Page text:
House Panel Defends Impeachment Process From GOP Criticism
(Bloomberg) -- The House Judiciary Committee defended the process to build a case for impeachment against Donald Trump, dismissing complaints by the president and his congressional backers about a lack of first-hand evidence and his claim to exert sweeping powers.
The 55-page majority staff report reviews the historical record on impeachment as envisioned by the drafters of the U.S. Constitution, which was the subject of a hearing this week.
The report also tackles “six falsehoods” about the process, including the lack of direct evidence, the lack of a role for Trump’s lawyers in the House proceedings, and Trump’s claim that he can “do whatever I want.”
Later on Saturday, Democratic officials tied to the Judiciary and Intelligence committees issued a second report, intended as a rebuttal to what they described as “false narratives” being put forth by Republicans on Trump’s interactions with Ukraine.
The majority staff report -- and the rebuttal document -- were released as the Judiciary Committee prepares to hold on Monday what may be the final hearing before the committee begins to draft articles of impeachment against Trump.
The White House on Friday sent a letter to the committee declining to participate in the proceedings, including any requests to present evidence or defense witnesses.
At Monday’s hearing, Democratic and Republican Judiciary staff lawyers will give trial-like closing arguments in the case. Also, Intelligence Committee majority and minority counsels will present their party’s reports on the evidence gathered over more than two months of investigation, and take questions from lawmakers.
Representative Doug Collins of Georgia, the top Republican on the Judiciary panel, late Saturday demanded that the committee delay the hearing, citing late delivery of documents to GOP lawmakers.
“It is impossible for Judiciary members to sift through thousands and thousands of pages in any meaningful way in a matter of hours,” Collins said in a statement. The last-minute transmission “shows just how far Democrats have gone to pervert basic fairness,” he said.
Democratic officials familiar with the investigation said Saturday no articles of impeachment have yet been written. The officials said the main theory behind the case, however, is that Trump abused the power of his office for personal benefit.
“The Constitution does not prescribe rules of evidence for impeachment proceedings,” the Democratic staff said in the report released Saturday. “The House is constitutionally authorized to consider any evidence that it believes may illuminate the issues before it.”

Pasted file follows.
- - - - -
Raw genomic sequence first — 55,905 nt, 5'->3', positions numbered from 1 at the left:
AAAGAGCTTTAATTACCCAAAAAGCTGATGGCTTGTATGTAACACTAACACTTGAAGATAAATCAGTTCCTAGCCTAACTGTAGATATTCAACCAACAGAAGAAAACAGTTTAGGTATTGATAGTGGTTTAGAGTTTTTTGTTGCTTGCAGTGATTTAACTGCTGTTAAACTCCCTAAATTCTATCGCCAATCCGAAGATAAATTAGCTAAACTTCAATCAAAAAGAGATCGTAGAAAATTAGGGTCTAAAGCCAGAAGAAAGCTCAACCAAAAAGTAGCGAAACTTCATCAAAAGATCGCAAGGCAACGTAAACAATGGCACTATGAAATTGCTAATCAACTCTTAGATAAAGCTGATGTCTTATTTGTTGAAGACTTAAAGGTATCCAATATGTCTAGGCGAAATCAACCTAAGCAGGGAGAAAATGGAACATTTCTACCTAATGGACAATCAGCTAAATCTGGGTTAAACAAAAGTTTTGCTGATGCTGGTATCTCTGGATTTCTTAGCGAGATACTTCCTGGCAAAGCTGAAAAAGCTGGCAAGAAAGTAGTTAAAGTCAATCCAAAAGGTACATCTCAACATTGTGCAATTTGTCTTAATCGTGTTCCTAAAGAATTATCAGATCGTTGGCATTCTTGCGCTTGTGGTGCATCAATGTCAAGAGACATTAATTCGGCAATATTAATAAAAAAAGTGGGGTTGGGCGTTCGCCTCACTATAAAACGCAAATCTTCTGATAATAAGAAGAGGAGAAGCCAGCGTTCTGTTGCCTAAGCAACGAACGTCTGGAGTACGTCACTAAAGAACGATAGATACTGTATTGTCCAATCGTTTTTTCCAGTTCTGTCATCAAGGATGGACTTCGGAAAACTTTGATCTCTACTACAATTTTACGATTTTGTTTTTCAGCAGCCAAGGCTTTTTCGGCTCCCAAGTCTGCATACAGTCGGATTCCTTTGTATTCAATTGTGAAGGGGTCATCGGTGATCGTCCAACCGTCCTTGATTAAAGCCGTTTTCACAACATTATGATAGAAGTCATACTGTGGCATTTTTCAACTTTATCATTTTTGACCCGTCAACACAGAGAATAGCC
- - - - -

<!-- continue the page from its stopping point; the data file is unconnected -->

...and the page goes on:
Judiciary Committee Democrats are working this weekend, and by Thursday could begin to draft the articles of impeachment that will shape debate in a Senate trial. The next formal step is a hearing on Monday where counsels for both parties on the Intelligence and Judiciary Committees will lay out the findings of the investigations.
Committee Chairman Jerrold Nadler, a New York Democrat, said the current inquiry has raised “several issues of constitutional law” not considered during the cases of Presidents Richard Nixon and Bill Clinton, respectively.
“The framers worst nightmare is what we are facing in this very moment,” Nadler said in a statement releasing the report. “President Trump abused his power, betrayed our national security, and corrupted our elections, all for personal gain. The Constitution details only one remedy for this misconduct: impeachment.”
The majority’s report dismissed Republican arguments that the president’s actions weren’t impeachable because the aid approved by Congress for Ukraine -- a major focus of the impeachment inquiry -- eventually was released, and an investigation Trump sought into former Vice President Joe Biden and his son never began. “Attempted presidential wrongdoing can be impeachable,” it said.
“The president appears to think he can just blow off the Constitution,” Democratic Representative Zoe Lofgren said Saturday on CNN. “ I don’t think so.”
The Democrats’ report also rejected Trump’s assertion, made on July 23 in front of a group of students, that his actions were protected by a clause in the Constitution that outlines the powers of the president.
“This claim is wrong, and profoundly so, because our Constitution rejects pretensions to monarchy and binds Presidents with law,” according to the report. “That is true even of powers vested exclusively in the chief executive.”
The report said the factual record so far is “formidable” with “highly reliable” evidence, even without additional witnesses sought by the House.
“It goes without saying, however, that the record might be more expansive if the House had full access to the documents and testimony it has lawfully subpoenaed from government officials,” according to the report. “The reason the House lacks such access is an unprecedented decision by President Trump to order a total blockade of the House impeachment inquiry.”
The report notes that when prosecutors present evidence to a grand jury in a criminal case, the person under investigation has no right to question witnesses before charges are filed. A president’s right to question evidence is “properly secured at trial in the Senate, where he may be afforded an opportunity to present an evidentiary defense and test the strength of the House’s case,” Democrats said in the report.
Saturday’s second Democratic document takes on Republican claims, including that Ukraine didn’t know until August that the Trump administration was withholding military assistance; that Trump was concerned about Ukraine corruption; and that it was Ukraine, not Russia, that conspired to interfere in the 2016 U.S. presidential election.
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